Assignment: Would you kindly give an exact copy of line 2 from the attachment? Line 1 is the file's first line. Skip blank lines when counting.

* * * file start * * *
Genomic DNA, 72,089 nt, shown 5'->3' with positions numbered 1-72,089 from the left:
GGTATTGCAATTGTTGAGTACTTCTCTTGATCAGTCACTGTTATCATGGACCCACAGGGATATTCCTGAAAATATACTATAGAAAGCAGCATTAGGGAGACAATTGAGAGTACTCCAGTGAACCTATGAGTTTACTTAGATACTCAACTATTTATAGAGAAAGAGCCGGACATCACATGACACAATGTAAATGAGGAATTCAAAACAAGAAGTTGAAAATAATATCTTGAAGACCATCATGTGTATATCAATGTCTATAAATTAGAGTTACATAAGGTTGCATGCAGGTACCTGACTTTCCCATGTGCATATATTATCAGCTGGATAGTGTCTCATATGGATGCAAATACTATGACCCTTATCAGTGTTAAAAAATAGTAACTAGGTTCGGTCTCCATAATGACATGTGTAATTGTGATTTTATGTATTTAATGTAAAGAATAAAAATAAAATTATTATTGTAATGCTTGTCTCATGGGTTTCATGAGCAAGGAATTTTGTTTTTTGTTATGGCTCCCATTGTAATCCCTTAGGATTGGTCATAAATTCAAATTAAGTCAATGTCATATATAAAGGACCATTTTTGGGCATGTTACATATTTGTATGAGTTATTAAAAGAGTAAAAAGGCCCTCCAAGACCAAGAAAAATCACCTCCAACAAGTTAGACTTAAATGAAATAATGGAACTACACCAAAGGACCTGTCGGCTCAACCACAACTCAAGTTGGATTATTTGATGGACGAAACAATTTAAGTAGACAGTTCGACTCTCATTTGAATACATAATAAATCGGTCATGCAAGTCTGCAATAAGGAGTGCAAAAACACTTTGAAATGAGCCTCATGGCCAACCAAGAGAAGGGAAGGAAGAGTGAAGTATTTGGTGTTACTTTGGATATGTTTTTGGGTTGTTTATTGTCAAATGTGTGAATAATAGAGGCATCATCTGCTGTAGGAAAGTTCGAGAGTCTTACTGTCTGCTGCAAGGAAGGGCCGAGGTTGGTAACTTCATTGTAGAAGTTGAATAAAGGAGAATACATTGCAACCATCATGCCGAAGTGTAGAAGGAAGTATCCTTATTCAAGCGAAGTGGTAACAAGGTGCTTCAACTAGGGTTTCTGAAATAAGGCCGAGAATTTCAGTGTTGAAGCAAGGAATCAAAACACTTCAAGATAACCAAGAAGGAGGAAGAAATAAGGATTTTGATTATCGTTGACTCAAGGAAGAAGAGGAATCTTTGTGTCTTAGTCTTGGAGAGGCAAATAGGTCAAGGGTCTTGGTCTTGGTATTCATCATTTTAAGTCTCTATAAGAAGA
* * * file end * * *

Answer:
GGTATTGCAATTGTTGAGTACTTCTCTTGATCAGTCACTGTTATCATGGACCCACAGGGATATTCCTGAAAATATACTATAGAAAGCAGCATTAGGGAGACAATTGAGAGTACTCCAGTGAACCTATGAGTTTACTTAGATACTCAACTATTTATAGAGAAAGAGCCGGACATCACATGACACAATGTAAATGAGGAATTCAAAACAAGAAGTTGAAAATAATATCTTGAAGACCATCATGTGTATATCAATGTCTATAAATTAGAGTTACATAAGGTTGCATGCAGGTACCTGACTTTCCCATGTGCATATATTATCAGCTGGATAGTGTCTCATATGGATGCAAATACTATGACCCTTATCAGTGTTAAAAAATAGTAACTAGGTTCGGTCTCCATAATGACATGTGTAATTGTGATTTTATGTATTTAATGTAAAGAATAAAAATAAAATTATTATTGTAATGCTTGTCTCATGGGTTTCATGAGCAAGGAATTTTGTTTTTTGTTATGGCTCCCATTGTAATCCCTTAGGATTGGTCATAAATTCAAATTAAGTCAATGTCATATATAAAGGACCATTTTTGGGCATGTTACATATTTGTATGAGTTATTAAAAGAGTAAAAAGGCCCTCCAAGACCAAGAAAAATCACCTCCAACAAGTTAGACTTAAATGAAATAATGGAACTACACCAAAGGACCTGTCGGCTCAACCACAACTCAAGTTGGATTATTTGATGGACGAAACAATTTAAGTAGACAGTTCGACTCTCATTTGAATACATAATAAATCGGTCATGCAAGTCTGCAATAAGGAGTGCAAAAACACTTTGAAATGAGCCTCATGGCCAACCAAGAGAAGGGAAGGAAGAGTGAAGTATTTGGTGTTACTTTGGATATGTTTTTGGGTTGTTTATTGTCAAATGTGTGAATAATAGAGGCATCATCTGCTGTAGGAAAGTTCGAGAGTCTTACTGTCTGCTGCAAGGAAGGGCCGAGGTTGGTAACTTCATTGTAGAAGTTGAATAAAGGAGAATACATTGCAACCATCATGCCGAAGTGTAGAAGGAAGTATCCTTATTCAAGCGAAGTGGTAACAAGGTGCTTCAACTAGGGTTTCTGAAATAAGGCCGAGAATTTCAGTGTTGAAGCAAGGAATCAAAACACTTCAAGATAACCAAGAAGGAGGAAGAAATAAGGATTTTGATTATCGTTGACTCAAGGAAGAAGAGGAATCTTTGTGTCTTAGTCTTGGAGAGGCAAATAGGTCAAGGGTCTTGGTCTTGGTATTCATCATTTTAAGTCTCTATAAGAAGA